Cannabis companies should not overlook their core constituency in an effort to draw in new consumers
Everybody’s selling cannabis but nobody seems interested in selling it to stoners.
Over the past five years, I’ve interviewed hundreds of retailers for Marijuana Venture, and many of the companies I’ve talked to seem to look at cannabis culture with disdain.
It started with everybody wanting to make the Apple Store of Cannabis. Now it’s common to hear comparisons to Sephora. There’s a ton of talk about “elevating the industry through education.” More and more, dispensaries are courting baby boomers or seniors, or they’re focused on the “wellness market,” despite being in a recreational state.
And yeah, somebody’s got to do all of that, but not everybody.
The statistics show that there is a market for these demographics, but I don’t think research has shown that they are the market.
It almost seems the latest wave of cannabis retailers were in such a rush to welcome the masses that they forgot about those people who are — or at least should be — their most reliable customers. In trying so hard to appease the stodgy investor types, have they distanced themselves from the average, everyday cannabis consumer?
They leapt for the high-end, luxury market because they could, without really figuring out whether they should. While this motif might make sense in medical states, I’m not sure it’s the right approach to lure the recreational consumer. And let’s face it, most of the medical-only states right now will probably go fully legal within the next few years anyway.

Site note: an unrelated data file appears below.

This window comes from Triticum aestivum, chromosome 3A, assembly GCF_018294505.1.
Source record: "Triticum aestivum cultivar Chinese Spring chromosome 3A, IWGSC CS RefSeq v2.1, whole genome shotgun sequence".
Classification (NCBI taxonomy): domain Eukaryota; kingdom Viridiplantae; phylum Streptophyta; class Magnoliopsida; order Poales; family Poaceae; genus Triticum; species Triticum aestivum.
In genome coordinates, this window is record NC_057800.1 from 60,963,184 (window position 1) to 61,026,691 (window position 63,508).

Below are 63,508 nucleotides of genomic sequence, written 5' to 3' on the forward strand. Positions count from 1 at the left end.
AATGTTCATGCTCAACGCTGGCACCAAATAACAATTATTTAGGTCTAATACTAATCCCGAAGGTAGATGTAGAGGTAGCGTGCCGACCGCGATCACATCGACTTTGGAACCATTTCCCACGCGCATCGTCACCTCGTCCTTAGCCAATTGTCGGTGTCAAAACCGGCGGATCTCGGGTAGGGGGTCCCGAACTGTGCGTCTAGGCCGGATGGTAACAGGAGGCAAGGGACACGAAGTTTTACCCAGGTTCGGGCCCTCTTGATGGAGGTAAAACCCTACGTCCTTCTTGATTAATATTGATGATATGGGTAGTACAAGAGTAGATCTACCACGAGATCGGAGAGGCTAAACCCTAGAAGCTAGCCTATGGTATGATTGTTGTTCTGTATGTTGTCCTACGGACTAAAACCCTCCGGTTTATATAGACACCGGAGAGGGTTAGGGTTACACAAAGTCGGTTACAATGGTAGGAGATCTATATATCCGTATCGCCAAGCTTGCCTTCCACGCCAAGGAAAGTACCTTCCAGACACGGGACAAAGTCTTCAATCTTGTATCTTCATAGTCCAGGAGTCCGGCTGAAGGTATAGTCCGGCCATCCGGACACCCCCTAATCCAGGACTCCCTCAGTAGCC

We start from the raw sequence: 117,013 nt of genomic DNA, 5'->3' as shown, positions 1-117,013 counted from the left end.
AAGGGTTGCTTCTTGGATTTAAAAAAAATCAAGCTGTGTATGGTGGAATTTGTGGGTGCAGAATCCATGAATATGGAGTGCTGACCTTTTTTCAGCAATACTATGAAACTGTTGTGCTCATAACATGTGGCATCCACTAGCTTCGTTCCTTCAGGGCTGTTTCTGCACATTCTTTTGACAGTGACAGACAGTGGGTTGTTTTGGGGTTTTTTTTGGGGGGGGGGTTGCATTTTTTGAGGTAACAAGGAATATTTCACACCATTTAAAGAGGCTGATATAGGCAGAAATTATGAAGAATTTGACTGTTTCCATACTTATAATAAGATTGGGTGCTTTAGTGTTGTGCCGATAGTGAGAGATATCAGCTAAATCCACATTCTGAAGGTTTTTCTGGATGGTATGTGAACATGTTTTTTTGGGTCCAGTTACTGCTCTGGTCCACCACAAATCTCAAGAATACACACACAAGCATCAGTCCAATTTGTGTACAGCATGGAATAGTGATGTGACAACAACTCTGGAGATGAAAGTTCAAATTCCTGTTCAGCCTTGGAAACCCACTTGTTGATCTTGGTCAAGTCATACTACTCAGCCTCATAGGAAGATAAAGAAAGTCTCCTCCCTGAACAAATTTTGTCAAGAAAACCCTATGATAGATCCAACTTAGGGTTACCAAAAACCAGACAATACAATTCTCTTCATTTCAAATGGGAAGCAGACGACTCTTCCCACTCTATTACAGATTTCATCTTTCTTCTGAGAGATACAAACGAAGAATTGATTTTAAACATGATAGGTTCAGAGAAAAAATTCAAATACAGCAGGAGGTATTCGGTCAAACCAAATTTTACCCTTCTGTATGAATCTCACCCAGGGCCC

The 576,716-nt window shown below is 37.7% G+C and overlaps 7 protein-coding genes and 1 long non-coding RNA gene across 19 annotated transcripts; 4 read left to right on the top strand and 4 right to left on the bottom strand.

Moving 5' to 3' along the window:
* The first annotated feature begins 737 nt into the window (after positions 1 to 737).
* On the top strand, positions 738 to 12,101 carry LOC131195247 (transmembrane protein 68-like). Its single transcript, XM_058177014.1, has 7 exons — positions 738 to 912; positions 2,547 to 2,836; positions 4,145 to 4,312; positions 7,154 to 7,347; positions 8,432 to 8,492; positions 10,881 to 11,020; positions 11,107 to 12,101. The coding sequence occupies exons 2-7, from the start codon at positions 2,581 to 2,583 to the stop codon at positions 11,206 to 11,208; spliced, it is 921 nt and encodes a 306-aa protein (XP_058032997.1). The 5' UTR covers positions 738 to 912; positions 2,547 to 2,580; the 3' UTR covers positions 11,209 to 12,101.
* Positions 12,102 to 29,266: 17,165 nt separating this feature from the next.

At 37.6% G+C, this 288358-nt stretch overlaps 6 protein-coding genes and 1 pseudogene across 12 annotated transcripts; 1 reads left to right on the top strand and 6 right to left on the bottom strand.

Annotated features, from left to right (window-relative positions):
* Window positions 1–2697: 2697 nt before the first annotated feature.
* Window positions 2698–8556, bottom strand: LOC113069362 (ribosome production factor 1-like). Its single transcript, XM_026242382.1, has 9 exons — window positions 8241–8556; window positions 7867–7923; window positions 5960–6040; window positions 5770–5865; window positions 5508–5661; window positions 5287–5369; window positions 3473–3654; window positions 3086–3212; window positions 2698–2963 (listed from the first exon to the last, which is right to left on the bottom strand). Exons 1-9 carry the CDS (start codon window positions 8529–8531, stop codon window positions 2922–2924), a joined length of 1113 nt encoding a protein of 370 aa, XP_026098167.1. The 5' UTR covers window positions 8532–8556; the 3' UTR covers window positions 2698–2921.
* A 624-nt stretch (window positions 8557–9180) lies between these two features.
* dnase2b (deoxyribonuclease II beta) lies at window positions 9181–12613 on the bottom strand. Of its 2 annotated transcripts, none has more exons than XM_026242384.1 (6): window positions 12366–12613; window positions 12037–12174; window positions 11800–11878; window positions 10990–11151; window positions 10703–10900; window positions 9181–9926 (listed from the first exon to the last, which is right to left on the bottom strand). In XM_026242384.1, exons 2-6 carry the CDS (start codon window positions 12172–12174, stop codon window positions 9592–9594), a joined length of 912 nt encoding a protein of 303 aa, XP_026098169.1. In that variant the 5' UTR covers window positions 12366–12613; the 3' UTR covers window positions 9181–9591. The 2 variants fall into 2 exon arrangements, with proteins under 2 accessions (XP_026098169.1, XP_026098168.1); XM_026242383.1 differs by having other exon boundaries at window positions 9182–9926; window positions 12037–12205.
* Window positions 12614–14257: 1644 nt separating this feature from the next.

The 80/20 Rule
Cannabis companies often ignore the Pareto principle, more commonly known as the 80/20 rule, which suggests that 80% of a business’s sales come from 20% of its customers. In cannabis terms, that means 80% of weed is smoked by 20% of consumers.
To a certain degree, I understand why people wouldn’t want to market their business toward stoners. It’s not an often-romanticized archetype. At best, stoners in mainstream media fall into the loveable idiot category, but more often than not they are portrayed as unkept, semi-functioning addicts who say “whoooooaa” for comedic effect.
Breaking down these stereotypes is crucial for the future of the industry and the legalization movement. These outdated caricatures only support the myths that marijuana is highly dangerous and a grave threat to society as we know it.
But let’s not go so far as to vilify stoners or pretend that the experience of buying cannabis should feel similar to buying a Gucci handbag. I understand why cannabis companies want to reach new consumers — that’s how they can expand — but it’s important that they don’t forget their core constituency.
The fact of the matter is that there are a lot of people who fall into the stoner demographic — and come from all walks of life — and they spend a lot of money on cannabis. They spend more than the minivan-driving soccer mom and cannabis-curious baby boomers some companies seem hellbent on reaching (and yes, some stoners drive mini-vans, have children who play soccer or have AARP memberships).
And just to be clear, when I say “stoner,” I really mean anyone who feels like consuming cannabis is a significant part of their identity, a demographic that covers all ages and races.
When I flash back to my teenage years and think about some of my friends, they definitely fall into the stoner stereotypes — think Beavis and Butthead, Method Man and Red Man, Jay and Silent Bob. They would pin the monthly High Times photo spreads to their walls, save up to buy — and inevitably break — expensive bongs and spend long summer days locked on the couch playing video games. They were die-hard fans of cannabis. Every year we would take the bus from Tacoma to Seattle to attend all three days of Hempfest. They bought and smoked weed every day, wore cannabis clothing, read cannabis magazines and attended cannabis events.